Kant. Another strange dude. Obsessive, punctual of habit, semi-gregarious, a mouth-breather, fond of Cicero, and also a philosophical walker (but with a weird aversion to sweat). Famous last  word: “Sufficit.” Enough. (I like his countryman Goethe’s better: “Mehr licht.” More light. (Or was it “Mehr nicht,” No more?) Famous living words: “Sapere aude.” Have the courage to think.

Hegel. “The negation of the negation…” Sounds like gobbledy-gook of the sort that might inspire another philosopher to ingest laughing gas, but it is possible to read Hegel non-mystically as saying some very sensible things about life in its experiential and historical unfolding. He did not believe in disembodied spirits or the immortality of the soul, but he did believe in Spirit as communal self-knowledge. Turn it over and you get hard-boiled history and the political struggle for justice that Hegel (and Feuerbach) provoked in Marx. Hegelian philosophy resembles his student Roebling’s Brooklyn Bridge, an impressive structure built on sand.

Feuerbach. “The philosophical cure consists in overcoming alienation, demystifying Christianity and bringing human beings towards a true self-understanding.” We should stop kneeling before visions of remote perfection that we’ve projected onto Christ (and other iconic objects) and stand up on our own feet.

Schopenhauer. When we’ve stood up, he says, we need to look mortality in the eye. Life is “a loan received from death, with sleep as the daily interest on this loan.” Why, if he felt this way, didn’t he stuff it? Apparently because he didn’t want to feed the voracious monster “Will.” The problem with suicide is that it maintains the illusion of wilfullness. The only permissible suicide is the self-starvation of the ascetic. No thanks, I’ll just keep eating and pushing that round object. Move over, Albert. You must consider us happy. Even if, like Artur, we’ve had our poor hearts broken. As Emerson prods: “Up again, old heart.” (Is there consolation for too much grading?)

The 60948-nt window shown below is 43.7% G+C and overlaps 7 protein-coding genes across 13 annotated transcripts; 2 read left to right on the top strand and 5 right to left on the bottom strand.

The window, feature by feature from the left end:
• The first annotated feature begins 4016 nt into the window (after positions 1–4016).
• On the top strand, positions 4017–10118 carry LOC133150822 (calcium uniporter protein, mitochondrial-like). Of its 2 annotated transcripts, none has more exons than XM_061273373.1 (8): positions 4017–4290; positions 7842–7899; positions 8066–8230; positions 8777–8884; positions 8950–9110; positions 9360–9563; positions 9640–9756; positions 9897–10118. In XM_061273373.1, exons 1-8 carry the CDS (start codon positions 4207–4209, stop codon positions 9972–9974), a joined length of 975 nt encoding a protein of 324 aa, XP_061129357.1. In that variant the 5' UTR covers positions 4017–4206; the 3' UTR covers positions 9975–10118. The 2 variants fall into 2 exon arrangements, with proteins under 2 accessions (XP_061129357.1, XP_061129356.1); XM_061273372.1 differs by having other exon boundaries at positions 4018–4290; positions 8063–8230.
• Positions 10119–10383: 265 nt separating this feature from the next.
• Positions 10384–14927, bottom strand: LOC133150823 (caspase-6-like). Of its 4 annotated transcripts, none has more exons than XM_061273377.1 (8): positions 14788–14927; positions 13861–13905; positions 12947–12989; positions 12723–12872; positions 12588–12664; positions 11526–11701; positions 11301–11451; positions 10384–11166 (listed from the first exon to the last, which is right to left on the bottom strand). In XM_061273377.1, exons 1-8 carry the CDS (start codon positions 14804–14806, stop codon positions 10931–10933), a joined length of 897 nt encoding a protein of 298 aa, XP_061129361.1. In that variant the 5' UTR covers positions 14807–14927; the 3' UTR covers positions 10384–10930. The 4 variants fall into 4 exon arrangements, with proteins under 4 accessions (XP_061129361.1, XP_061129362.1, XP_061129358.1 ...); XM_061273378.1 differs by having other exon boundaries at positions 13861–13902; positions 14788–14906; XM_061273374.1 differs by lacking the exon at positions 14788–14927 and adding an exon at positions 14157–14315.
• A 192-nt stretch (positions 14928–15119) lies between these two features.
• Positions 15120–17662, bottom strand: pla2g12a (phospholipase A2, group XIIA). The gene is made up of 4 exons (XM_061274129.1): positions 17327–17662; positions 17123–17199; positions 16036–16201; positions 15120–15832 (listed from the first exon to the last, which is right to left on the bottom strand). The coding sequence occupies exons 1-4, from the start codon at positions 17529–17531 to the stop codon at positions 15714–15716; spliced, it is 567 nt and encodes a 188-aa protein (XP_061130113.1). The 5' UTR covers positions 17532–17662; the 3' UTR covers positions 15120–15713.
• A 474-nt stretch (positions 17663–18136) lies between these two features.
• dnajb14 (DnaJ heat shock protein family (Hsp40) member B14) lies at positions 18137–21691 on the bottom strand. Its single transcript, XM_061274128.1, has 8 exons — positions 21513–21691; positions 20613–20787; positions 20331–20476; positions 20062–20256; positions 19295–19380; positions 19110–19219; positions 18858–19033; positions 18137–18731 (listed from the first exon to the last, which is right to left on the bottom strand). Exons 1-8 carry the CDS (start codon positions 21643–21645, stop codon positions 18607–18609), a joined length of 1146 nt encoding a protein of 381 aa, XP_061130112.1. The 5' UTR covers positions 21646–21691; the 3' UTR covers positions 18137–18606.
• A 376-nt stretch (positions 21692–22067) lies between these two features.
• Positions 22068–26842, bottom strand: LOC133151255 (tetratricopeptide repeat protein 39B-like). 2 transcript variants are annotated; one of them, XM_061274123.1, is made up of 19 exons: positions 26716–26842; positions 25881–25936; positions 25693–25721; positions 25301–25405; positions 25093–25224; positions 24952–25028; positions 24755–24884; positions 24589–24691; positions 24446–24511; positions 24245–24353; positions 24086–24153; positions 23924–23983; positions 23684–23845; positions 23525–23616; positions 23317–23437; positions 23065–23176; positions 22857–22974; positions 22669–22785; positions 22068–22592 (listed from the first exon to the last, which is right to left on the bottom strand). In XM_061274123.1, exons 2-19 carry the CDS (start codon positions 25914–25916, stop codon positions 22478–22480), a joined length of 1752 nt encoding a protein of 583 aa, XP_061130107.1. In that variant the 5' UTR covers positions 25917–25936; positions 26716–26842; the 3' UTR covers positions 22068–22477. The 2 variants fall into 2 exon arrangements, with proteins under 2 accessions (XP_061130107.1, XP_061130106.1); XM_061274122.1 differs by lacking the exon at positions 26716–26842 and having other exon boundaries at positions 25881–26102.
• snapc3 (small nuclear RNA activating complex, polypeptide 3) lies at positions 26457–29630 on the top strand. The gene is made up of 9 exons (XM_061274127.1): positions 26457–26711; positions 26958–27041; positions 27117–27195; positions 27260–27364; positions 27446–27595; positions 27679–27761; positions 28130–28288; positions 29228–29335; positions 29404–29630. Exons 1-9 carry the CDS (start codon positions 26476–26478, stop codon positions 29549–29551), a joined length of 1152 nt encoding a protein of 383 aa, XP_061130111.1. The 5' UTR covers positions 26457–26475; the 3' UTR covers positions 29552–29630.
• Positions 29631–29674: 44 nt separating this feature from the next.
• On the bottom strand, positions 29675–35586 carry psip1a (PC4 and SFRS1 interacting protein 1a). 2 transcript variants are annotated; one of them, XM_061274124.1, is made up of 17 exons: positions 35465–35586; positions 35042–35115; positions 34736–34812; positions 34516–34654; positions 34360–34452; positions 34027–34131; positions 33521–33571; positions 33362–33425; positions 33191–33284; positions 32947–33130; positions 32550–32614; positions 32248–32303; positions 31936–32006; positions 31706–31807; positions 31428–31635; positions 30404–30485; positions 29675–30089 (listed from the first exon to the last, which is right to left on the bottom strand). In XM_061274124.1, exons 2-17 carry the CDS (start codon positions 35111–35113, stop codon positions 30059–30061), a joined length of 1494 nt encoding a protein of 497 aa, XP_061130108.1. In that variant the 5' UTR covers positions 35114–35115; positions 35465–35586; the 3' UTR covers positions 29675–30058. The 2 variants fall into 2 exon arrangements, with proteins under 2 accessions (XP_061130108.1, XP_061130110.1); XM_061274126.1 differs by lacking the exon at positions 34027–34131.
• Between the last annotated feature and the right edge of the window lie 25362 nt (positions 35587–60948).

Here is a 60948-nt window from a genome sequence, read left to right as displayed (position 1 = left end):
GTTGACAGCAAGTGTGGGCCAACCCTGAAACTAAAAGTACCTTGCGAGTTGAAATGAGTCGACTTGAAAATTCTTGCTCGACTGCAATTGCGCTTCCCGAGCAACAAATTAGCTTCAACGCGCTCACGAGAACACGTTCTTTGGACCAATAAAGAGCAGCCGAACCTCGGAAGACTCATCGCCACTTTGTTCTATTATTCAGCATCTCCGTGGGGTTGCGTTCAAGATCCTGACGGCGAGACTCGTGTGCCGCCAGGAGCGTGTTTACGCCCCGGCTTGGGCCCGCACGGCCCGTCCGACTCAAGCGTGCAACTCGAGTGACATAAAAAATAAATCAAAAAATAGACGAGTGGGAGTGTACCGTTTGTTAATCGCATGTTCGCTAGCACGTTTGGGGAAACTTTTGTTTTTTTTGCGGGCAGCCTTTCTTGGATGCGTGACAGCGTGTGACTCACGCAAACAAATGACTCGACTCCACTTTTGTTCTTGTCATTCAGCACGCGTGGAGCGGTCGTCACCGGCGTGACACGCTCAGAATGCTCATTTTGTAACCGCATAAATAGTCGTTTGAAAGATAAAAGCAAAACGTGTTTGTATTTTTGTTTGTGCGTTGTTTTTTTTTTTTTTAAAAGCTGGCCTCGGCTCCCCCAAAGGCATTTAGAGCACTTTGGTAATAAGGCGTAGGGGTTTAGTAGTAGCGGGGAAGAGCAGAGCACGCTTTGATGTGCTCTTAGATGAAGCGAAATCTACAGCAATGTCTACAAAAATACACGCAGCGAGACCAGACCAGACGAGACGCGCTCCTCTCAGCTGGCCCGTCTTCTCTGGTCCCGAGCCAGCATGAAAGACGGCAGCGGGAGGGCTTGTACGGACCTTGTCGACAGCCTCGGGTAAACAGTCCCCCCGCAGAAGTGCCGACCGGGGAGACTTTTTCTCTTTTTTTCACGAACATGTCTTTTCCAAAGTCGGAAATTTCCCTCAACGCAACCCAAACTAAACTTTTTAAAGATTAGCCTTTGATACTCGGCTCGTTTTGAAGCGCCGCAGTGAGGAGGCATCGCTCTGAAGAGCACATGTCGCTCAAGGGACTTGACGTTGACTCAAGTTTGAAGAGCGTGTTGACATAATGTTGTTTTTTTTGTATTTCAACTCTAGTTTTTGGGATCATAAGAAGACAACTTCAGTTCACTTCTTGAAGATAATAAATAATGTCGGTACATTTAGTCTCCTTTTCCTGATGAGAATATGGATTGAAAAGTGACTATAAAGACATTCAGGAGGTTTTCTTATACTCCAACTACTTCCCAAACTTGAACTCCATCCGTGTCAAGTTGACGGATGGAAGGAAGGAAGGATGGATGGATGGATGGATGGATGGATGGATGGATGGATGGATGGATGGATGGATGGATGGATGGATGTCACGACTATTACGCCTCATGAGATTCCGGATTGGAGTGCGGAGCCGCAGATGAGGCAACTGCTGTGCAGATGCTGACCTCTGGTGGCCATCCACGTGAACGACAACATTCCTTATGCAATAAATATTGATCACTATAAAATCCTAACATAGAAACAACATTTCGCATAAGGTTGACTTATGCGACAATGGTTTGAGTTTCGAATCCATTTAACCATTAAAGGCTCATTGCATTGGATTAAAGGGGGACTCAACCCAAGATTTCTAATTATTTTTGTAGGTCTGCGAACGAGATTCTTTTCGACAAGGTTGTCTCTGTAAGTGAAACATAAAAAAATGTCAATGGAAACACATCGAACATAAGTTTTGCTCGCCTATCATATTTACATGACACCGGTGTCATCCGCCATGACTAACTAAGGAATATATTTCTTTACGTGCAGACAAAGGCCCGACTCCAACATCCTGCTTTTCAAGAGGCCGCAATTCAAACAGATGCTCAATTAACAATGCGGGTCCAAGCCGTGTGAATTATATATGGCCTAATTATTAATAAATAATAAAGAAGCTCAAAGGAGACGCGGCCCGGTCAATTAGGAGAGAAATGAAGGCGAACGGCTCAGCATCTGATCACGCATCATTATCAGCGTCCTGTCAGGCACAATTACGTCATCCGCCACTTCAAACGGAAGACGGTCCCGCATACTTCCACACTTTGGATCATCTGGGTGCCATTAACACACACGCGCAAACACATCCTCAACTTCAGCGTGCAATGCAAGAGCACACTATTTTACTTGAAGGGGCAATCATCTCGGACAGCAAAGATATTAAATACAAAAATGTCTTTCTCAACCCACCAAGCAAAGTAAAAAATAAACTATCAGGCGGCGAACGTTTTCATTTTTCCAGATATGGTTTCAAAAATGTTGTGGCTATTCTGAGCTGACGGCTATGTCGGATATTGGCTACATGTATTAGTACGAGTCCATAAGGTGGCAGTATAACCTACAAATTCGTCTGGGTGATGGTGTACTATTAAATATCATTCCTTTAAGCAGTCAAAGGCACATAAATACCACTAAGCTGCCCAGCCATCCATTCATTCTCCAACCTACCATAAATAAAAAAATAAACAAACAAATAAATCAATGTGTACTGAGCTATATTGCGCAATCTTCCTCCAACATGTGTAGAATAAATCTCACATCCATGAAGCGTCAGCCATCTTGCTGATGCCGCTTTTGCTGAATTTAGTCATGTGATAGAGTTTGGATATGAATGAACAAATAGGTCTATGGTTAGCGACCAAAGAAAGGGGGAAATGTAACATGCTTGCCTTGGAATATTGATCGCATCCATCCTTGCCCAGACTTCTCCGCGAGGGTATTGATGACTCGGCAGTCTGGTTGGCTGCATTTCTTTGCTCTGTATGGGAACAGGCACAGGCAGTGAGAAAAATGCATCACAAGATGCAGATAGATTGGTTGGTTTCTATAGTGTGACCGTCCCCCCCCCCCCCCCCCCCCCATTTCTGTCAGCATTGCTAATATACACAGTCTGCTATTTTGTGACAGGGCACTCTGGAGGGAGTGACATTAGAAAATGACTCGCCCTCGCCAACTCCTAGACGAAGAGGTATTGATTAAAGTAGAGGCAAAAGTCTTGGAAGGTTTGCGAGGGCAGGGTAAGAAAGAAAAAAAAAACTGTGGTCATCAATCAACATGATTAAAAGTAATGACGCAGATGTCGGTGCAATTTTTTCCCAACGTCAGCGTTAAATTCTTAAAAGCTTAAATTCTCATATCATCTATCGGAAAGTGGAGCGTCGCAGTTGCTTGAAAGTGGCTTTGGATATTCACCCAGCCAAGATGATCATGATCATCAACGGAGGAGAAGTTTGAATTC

this they believe

March 23, 2010

Speaking of Unitarians, Elizabeth Anderson was one. Her parents had been raised Lutheran and (culturally) Jewish but as adults rejected the local representatives of those traditions who rejected them in their recombinant marriage and turned to the UUs.

“Unitarianism is a church without a creed; there are no doctrinal requirements of membership. (Although Bertrand Russell once quipped that Unitarianism stands for the proposition that there is at most one God, these days pagans are as welcome as all others.) It was a pretty good fit for us, until the New Age spiritualists started to take over the church. That was too loopy for my father’s rationalistic outlook, so we left.”